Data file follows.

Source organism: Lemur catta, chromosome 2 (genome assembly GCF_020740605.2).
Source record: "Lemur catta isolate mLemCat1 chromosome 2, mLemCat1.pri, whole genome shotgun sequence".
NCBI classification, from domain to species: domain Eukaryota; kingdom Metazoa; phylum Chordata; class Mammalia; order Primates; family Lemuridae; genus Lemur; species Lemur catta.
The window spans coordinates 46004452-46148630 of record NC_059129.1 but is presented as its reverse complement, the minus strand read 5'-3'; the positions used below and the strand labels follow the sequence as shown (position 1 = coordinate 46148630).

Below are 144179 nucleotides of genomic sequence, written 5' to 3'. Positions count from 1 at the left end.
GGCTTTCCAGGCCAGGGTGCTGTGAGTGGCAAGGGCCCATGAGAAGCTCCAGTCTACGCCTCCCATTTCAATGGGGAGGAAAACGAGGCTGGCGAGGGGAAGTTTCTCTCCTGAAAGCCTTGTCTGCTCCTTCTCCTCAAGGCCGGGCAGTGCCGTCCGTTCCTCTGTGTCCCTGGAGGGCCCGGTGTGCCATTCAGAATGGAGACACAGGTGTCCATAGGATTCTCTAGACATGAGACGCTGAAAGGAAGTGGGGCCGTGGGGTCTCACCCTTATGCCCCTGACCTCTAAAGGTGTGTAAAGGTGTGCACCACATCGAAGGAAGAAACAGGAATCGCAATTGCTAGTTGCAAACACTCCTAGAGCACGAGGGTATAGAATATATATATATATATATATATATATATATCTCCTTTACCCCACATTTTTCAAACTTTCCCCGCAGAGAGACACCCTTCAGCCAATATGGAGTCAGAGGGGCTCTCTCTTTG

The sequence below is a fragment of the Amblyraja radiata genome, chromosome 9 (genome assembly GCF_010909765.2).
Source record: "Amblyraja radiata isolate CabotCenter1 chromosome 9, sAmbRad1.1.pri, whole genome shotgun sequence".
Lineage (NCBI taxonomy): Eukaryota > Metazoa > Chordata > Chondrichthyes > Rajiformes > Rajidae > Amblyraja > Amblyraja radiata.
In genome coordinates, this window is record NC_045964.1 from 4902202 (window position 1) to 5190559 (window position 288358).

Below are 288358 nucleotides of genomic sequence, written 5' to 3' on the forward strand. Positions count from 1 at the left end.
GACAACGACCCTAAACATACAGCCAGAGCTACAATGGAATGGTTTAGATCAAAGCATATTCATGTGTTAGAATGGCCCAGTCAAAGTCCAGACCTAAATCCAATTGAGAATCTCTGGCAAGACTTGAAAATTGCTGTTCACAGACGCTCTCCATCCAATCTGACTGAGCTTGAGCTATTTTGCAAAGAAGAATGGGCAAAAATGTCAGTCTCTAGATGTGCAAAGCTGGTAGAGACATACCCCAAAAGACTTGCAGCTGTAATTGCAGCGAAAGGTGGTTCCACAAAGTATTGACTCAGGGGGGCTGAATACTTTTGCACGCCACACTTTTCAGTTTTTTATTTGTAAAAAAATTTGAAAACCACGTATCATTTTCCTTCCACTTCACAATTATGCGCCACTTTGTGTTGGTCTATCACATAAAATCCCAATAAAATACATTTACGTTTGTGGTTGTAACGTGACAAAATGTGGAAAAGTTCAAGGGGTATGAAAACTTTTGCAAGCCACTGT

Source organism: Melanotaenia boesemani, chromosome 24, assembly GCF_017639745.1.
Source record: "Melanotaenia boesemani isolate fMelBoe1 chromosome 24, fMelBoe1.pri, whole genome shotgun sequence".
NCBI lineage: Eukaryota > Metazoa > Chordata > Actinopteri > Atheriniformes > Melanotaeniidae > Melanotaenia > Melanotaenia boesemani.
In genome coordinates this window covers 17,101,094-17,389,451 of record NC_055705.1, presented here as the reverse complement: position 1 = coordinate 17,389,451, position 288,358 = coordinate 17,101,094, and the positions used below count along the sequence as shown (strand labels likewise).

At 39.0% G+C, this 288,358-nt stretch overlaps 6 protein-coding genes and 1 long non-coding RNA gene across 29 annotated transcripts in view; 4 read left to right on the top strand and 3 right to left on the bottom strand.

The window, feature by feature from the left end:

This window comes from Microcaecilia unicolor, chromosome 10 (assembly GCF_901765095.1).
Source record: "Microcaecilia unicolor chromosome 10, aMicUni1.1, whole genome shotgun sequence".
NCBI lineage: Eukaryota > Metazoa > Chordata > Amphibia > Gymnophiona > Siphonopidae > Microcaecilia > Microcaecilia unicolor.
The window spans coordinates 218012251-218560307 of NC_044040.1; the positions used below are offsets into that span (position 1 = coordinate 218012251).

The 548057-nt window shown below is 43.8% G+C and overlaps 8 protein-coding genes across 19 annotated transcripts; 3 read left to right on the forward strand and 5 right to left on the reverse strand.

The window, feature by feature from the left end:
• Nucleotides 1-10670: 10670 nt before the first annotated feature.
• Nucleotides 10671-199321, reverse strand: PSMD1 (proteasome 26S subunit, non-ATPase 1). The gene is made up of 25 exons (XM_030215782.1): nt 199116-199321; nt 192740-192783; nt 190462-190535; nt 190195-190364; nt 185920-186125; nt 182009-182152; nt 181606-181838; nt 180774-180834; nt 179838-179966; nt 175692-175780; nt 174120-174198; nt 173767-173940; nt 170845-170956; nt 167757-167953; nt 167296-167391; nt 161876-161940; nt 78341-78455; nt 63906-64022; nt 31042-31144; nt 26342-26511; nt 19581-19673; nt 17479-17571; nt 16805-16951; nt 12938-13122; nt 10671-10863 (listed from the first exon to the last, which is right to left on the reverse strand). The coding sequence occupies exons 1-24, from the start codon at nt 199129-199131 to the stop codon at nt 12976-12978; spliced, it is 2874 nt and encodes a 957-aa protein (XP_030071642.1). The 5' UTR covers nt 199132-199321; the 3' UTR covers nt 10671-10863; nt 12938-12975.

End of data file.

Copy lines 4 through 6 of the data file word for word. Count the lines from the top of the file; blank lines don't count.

The window spans coordinates 46004452-46148630 of record NC_059129.1 but is presented as its reverse complement, the minus strand read 5'-3'; the positions used below and the strand labels follow the sequence as shown (position 1 = coordinate 46148630).

Below are 144179 nucleotides of genomic sequence, written 5' to 3'. Positions count from 1 at the left end.
GGCTTTCCAGGCCAGGGTGCTGTGAGTGGCAAGGGCCCATGAGAAGCTCCAGTCTACGCCTCCCATTTCAATGGGGAGGAAAACGAGGCTGGCGAGGGGAAGTTTCTCTCCTGAAAGCCTTGTCTGCTCCTTCTCCTCAAGGCCGGGCAGTGCCGTCCGTTCCTCTGTGTCCCTGGAGGGCCCGGTGTGCCATTCAGAATGGAGACACAGGTGTCCATAGGATTCTCTAGACATGAGACGCTGAAAGGAAGTGGGGCCGTGGGGTCTCACCCTTATGCCCCTGACCTCTAAAGGTGTGTAAAGGTGTGCACCACATCGAAGGAAGAAACAGGAATCGCAATTGCTAGTTGCAAACACTCCTAGAGCACGAGGGTATAGAATATATATATATATATATATATATATATATCTCCTTTACCCCACATTTTTCAAACTTTCCCCGCAGAGAGACACCCTTCAGCCAATATGGAGTCAGAGGGGCTCTCTCTTTG